IPAs from the first period tended to be heavy on the bitterness, and heavy on the crystal and dark malts. These beers tended to be harsh on the palate and did not resemble the American IPAs that exist now. It was essentially a race to put as many hops into a beer as possible, making the beer as bitter as possible, without much actual thought for the flavour profile of the beer itself.

In the 1990s however, when brewers began to realise that hops could also bring flavour as well as bitterness. This meant that rather than boiling the hops to extract as much bitterness from them as possible, the hops began to be added later and in varying amounts to extract the aroma and flavour from them. Dry-hopping, where hops are added after the yeast has converted the wort (the sugary liquid) into alcohol, also began to see an increase in popularity. Dry hopping allows more of the flavour and aroma compounds to be drawn out of the hops than bitterness, creating a more flavourful beer. 

Compounded with a larger variety of hops on hand than in Europe, the American hop market began to blossom and new research was done into hops. These hops were cross-bred, researched, categorised, and adopted by breweries for different usages and flavour profiles. Some were more suited to producing bitterness while others were more suited to flavour and aroma [add link to Wikipedia page https://en.wikipedia.org/wiki/List_of_hop_varieties]. Throughout this time, the American IPA began to evolve – West Coast IPAs, Double IPAs, NE-IPAs, and it continues to do so to this day – styles we’re going to look at in the future.

American IPA – Appearance, Aroma, and Taste

With so many sub-styles of IPAs, we’re going to focus on the classic American IPA though the style guide is quite wide for this beer with the importance being placed on the aroma and flavour:

Appearance: Medium gold to medium reddish copper; some versions can have an orange-ish tint. Should be clear. Good head stand with white to off-white color should persist.

Aroma: A prominent to intense hop aroma with a citrusy, floral, perfume-like, resinous, piney, and/or fruity character derived from American hops. Some clean malty sweetness may be found in the background, but should be at a lower level than in English examples. Fruitiness, either from esters or hops, may also be detected in some versions, although a neutral fermentation character is also acceptable. Some alcohol may be noted.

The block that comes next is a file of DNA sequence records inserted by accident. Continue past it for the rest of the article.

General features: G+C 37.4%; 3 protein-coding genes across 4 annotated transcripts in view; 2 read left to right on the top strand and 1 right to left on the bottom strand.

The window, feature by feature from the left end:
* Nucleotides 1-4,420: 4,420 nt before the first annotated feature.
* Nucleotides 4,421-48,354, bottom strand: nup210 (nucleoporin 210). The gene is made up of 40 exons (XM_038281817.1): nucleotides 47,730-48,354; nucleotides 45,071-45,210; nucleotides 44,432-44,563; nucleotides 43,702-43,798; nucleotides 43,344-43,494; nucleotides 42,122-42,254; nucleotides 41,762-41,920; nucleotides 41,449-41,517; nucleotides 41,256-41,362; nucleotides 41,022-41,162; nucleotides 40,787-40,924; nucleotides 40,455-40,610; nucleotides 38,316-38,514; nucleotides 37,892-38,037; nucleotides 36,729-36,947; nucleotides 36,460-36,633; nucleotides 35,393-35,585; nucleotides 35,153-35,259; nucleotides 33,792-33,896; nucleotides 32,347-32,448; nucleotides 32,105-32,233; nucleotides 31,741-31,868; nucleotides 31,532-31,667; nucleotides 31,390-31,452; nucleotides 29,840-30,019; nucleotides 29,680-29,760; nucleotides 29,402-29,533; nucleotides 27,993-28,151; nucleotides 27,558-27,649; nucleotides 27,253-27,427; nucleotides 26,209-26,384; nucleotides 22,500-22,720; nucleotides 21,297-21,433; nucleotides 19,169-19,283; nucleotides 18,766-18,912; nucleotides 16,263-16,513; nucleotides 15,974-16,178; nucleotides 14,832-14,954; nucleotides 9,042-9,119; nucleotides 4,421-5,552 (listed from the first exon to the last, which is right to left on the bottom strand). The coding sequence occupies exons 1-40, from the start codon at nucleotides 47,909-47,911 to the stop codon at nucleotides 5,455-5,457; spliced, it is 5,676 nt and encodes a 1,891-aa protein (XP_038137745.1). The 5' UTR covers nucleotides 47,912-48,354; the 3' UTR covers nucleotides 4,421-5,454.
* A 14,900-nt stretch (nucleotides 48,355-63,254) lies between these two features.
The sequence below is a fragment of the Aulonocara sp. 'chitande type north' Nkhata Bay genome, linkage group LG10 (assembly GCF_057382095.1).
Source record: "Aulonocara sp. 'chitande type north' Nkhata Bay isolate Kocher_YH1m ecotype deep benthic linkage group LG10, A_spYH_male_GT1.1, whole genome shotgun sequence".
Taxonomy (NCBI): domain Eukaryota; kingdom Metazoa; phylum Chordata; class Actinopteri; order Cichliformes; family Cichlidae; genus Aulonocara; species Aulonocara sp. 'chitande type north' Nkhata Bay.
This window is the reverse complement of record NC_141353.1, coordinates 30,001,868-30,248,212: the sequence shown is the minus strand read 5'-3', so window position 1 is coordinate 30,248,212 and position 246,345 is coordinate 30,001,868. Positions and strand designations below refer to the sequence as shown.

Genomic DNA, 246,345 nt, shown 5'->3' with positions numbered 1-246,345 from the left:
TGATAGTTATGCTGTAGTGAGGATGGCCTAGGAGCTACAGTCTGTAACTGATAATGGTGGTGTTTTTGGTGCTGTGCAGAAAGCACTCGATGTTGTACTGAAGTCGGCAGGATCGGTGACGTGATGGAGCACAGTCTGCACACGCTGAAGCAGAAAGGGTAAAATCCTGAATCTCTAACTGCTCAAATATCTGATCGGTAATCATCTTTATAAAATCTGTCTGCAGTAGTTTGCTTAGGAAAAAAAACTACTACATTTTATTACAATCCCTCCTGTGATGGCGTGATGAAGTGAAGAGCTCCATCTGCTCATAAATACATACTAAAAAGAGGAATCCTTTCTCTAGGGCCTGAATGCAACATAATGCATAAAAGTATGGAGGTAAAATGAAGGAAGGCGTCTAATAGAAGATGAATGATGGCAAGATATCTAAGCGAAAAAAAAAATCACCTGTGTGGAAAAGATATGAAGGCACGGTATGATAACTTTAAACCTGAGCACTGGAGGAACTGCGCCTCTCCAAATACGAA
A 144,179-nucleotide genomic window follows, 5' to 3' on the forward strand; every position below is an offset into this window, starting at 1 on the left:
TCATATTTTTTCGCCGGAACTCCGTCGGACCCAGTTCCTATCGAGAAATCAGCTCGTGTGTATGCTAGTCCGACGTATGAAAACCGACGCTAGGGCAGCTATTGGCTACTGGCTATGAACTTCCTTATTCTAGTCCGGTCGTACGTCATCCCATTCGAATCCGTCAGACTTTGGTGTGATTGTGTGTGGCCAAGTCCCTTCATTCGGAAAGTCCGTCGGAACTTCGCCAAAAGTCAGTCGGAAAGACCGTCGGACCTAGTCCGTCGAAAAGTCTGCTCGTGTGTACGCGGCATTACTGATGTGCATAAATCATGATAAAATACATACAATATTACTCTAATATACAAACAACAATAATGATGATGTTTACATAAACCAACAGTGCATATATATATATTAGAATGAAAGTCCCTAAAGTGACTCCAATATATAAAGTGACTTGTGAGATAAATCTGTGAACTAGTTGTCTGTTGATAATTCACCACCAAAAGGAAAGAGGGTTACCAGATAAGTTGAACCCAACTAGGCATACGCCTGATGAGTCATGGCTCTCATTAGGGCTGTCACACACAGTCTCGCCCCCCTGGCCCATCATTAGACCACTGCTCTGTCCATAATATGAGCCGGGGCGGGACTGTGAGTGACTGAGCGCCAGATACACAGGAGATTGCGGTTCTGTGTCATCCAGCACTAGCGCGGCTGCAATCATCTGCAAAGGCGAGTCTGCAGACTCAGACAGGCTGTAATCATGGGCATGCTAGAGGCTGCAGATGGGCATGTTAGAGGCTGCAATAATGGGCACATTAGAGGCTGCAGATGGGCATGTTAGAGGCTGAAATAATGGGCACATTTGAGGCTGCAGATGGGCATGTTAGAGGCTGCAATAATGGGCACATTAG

Flavor: Hop flavor is medium to high, and should reflect an American hop character with citrusy, floral, resinous, piney or fruity aspects. Medium-high to very high hop bitterness, although the malt backbone will support the strong hop character and provide the best balance. Malt flavor should be low to medium, and is generally clean and malty sweet although some caramel or toasty flavors are acceptable at low levels. No diacetyl. Low fruitiness is acceptable but not required. The bitterness may linger into the aftertaste but should not be harsh. Medium-dry to dry finish. Some clean alcohol flavor can be noted in stronger versions. Oak is inappropriate in this style. May be slightly sulfury, but most examples do not exhibit this character.

Classic ingredients: Pale ale malt, American hops; American yeast that can give a clean or slightly fruity profile. Generally all-malt, but mashed at lower temperatures for high attenuation. 

Recommend Japanese American IPAs

Choryo IPA by Choryo Shuzo

Kunitachi Hop Filament Tango by Kunitachi Brewery

Shiga Kogen No 10 Anniversary IPA

TDM 1874 IPA

Two Rabbits Single Hop IPA Idaho 7 by Two Rabbits Brewing Company

Yorocco Skywalker IPA

Y Market Hysteric IPA